• A Need for Data-Driven Intelligence: Over 60% of survey respondents believe they could use data to deliver better insight, a key element in any strategic workforce planning.

    Takeaway: “Very few workforce decisions are made that don’t have data as an underpinning,” says Standring. “Data can tell which locations are best to prospect for specific skills – especially as we move to a more hybrid world of remote and onsite work. Data can also tell you what type of talent would work best for your needs. Clients are leaning on us with our broad view of the marketplace to give those insights. An outsourced partner gives access to cross-market data, benchmarking and insight that is often difficult to obtain through internal sources”.
  • The Growing Power of the Employer Brand: Survey responses reflect a year-on-year improvement in the curation and deployment of a company’s brand in hiring. Over 70% believe their brand is working to attract talent. Respondents view improving the candidate experience as a key to an effective employer brand.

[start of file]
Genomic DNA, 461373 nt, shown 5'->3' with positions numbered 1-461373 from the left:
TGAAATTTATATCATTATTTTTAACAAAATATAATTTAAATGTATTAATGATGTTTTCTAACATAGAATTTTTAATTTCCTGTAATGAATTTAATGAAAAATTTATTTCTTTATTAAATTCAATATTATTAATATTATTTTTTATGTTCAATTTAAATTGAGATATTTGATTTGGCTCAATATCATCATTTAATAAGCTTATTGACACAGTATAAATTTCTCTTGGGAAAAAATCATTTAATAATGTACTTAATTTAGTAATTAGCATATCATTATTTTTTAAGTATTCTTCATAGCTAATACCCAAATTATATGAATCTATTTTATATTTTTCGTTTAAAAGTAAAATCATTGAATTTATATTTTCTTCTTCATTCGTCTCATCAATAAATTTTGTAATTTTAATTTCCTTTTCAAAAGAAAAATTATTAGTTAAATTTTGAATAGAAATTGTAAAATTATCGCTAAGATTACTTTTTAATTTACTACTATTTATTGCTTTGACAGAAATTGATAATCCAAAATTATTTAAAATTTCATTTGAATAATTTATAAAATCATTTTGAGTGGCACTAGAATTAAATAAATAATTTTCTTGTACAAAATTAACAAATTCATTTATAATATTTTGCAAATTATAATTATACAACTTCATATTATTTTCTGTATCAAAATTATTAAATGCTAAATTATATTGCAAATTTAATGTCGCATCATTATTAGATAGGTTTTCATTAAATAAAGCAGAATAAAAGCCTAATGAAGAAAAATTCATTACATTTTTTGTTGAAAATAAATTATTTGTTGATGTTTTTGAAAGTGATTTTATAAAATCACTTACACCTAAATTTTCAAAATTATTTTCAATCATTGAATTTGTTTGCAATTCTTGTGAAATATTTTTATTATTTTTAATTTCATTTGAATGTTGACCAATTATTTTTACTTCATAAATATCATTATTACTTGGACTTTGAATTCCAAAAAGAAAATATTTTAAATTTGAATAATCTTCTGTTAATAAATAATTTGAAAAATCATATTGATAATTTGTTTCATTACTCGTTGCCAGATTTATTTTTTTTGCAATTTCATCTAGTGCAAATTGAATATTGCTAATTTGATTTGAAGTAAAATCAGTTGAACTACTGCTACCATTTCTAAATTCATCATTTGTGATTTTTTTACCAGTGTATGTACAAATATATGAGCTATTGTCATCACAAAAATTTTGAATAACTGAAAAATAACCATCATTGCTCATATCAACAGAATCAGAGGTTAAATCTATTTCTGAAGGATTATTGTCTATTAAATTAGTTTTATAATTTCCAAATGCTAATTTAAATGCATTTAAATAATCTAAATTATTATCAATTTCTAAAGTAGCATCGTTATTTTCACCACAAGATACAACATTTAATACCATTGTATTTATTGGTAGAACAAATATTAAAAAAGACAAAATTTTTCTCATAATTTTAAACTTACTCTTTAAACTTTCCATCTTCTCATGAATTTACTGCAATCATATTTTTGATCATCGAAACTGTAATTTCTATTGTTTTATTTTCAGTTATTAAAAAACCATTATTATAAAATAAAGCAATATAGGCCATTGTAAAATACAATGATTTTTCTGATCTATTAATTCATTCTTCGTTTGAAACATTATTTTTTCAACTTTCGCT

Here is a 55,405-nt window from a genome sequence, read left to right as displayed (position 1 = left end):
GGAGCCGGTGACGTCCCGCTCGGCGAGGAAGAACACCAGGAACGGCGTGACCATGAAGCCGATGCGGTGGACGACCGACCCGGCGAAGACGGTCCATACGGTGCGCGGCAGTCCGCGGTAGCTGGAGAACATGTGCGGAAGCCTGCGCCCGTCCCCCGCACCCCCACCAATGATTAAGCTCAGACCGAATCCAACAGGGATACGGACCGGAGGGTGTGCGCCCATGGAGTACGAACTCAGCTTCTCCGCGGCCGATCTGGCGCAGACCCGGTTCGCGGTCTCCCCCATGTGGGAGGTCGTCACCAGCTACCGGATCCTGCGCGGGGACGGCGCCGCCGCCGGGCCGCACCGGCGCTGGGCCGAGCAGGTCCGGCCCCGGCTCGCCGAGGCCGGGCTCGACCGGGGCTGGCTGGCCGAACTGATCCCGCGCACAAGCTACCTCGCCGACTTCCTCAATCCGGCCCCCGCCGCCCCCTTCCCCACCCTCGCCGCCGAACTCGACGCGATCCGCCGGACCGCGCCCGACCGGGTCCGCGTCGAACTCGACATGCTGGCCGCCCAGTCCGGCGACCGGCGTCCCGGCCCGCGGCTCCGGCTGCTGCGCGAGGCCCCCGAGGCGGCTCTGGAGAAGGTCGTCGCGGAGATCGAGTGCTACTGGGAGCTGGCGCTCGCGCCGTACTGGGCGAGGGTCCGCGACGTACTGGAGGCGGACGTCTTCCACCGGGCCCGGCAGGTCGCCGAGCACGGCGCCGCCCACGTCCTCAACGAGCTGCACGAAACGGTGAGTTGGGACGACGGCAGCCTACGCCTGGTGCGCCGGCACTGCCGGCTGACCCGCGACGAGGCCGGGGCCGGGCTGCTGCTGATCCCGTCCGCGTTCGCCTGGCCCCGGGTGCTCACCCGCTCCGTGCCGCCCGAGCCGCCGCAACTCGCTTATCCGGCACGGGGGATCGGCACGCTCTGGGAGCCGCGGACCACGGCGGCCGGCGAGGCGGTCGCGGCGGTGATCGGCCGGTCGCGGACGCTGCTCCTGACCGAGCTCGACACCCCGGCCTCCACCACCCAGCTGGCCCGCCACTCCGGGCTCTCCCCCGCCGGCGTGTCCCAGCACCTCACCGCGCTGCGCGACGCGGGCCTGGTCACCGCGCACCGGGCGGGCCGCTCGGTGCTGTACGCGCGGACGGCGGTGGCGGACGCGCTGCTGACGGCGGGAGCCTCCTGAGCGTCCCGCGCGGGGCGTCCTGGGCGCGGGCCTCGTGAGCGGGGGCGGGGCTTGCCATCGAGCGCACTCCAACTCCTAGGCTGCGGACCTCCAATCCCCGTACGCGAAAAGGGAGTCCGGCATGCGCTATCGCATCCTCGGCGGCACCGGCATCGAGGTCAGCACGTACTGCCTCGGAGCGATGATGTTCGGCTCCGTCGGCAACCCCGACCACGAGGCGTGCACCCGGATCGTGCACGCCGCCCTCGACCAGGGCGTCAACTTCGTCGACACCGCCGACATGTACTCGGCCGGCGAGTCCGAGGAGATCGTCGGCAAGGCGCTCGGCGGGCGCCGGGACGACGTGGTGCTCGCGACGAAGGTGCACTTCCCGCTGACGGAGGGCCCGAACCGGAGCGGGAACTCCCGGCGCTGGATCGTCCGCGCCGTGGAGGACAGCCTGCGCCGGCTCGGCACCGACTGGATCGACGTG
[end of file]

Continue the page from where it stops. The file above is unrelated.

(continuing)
Takeaway: “The company’s brand has grown more important as talent markets have tightened,” Standring notes. “People generally want to work for a brand that they’re aligned to. What are their values? Are they innovative? Do they treat people well? Are they ethical? Every company should ask themselves these questions. A strong brand positioned correctly with the right marketing plan is essential to attract the best and most diverse talent”.
  • Potential Technology Shortfalls: Despite pandemic-enforced changes to digital models, very few functions are enabled by best-in-class technology. Dissatisfaction with hiring technology is dropping, but 70% are still not using best-in-class technology today.